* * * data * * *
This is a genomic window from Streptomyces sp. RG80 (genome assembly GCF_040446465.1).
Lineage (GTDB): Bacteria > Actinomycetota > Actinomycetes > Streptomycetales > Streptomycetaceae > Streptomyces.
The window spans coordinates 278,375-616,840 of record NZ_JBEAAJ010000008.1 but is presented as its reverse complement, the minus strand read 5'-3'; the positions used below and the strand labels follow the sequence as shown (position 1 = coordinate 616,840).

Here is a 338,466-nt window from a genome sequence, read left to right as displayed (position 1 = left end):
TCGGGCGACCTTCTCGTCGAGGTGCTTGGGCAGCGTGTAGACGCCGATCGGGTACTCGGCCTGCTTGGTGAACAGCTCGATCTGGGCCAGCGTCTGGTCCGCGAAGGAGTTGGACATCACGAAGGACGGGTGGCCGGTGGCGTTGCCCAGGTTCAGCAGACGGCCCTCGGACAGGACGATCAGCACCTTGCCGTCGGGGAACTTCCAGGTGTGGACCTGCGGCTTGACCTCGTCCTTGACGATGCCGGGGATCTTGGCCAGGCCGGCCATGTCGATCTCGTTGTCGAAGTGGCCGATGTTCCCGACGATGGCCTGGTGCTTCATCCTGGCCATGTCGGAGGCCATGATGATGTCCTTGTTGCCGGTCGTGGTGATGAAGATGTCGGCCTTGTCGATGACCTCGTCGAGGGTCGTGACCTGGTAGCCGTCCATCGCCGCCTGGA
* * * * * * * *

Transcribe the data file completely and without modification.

This is a genomic window from Streptomyces sp. RG80 (genome assembly GCF_040446465.1).
Lineage (GTDB): Bacteria > Actinomycetota > Actinomycetes > Streptomycetales > Streptomycetaceae > Streptomyces.
The window spans coordinates 278,375-616,840 of record NZ_JBEAAJ010000008.1 but is presented as its reverse complement, the minus strand read 5'-3'; the positions used below and the strand labels follow the sequence as shown (position 1 = coordinate 616,840).

Here is a 338,466-nt window from a genome sequence, read left to right as displayed (position 1 = left end):
TCGGGCGACCTTCTCGTCGAGGTGCTTGGGCAGCGTGTAGACGCCGATCGGGTACTCGGCCTGCTTGGTGAACAGCTCGATCTGGGCCAGCGTCTGGTCCGCGAAGGAGTTGGACATCACGAAGGACGGGTGGCCGGTGGCGTTGCCCAGGTTCAGCAGACGGCCCTCGGACAGGACGATCAGCACCTTGCCGTCGGGGAACTTCCAGGTGTGGACCTGCGGCTTGACCTCGTCCTTGACGATGCCGGGGATCTTGGCCAGGCCGGCCATGTCGATCTCGTTGTCGAAGTGGCCGATGTTCCCGACGATGGCCTGGTGCTTCATCCTGGCCATGTCGGAGGCCATGATGATGTCCTTGTTGCCGGTCGTGGTGATGAAGATGTCGGCCTTGTCGATGACCTCGTCGAGGGTCGTGACCTGGTAGCCGTCCATCGCCGCCTGGA